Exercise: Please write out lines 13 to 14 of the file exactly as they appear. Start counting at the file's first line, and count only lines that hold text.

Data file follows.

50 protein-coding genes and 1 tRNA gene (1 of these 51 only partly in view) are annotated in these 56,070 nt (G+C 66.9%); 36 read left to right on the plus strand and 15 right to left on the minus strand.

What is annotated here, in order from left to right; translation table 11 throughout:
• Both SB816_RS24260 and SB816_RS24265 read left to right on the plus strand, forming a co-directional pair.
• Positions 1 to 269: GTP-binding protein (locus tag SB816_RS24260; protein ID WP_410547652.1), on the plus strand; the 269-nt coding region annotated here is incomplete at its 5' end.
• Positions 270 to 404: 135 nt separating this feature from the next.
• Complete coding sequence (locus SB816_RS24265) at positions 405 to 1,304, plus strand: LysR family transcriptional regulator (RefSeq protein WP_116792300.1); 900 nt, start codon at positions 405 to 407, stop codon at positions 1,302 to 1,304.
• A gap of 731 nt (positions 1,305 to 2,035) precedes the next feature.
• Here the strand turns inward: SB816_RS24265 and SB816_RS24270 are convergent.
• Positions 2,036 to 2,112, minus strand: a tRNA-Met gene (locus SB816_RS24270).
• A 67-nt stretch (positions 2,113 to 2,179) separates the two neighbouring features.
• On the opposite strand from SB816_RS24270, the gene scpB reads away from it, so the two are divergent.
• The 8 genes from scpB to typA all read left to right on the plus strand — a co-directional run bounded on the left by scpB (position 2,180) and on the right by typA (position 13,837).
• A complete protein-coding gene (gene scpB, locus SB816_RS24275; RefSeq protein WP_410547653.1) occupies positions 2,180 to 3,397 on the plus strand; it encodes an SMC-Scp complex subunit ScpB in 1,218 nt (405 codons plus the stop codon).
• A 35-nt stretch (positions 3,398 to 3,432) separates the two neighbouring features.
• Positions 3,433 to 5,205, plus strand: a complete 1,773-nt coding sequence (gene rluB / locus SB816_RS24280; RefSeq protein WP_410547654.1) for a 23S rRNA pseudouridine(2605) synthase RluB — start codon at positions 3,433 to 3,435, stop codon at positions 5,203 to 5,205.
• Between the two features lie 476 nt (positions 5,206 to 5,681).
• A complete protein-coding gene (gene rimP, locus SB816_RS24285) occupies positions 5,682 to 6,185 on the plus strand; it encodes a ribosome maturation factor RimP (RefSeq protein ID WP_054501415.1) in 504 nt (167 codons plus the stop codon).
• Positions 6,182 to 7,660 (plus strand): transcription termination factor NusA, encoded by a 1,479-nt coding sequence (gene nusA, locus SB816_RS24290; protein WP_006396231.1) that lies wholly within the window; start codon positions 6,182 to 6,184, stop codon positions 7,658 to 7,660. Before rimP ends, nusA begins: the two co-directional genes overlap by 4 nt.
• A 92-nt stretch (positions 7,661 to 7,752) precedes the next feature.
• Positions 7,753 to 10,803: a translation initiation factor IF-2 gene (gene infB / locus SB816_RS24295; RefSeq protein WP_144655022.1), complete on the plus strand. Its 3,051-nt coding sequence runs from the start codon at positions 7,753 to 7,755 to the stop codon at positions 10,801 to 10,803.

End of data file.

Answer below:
• A complete protein-coding gene (gene scpB, locus SB816_RS24275; RefSeq protein WP_410547653.1) occupies positions 2,180 to 3,397 on the plus strand; it encodes an SMC-Scp complex subunit ScpB in 1,218 nt (405 codons plus the stop codon).
• A 35-nt stretch (positions 3,398 to 3,432) separates the two neighbouring features.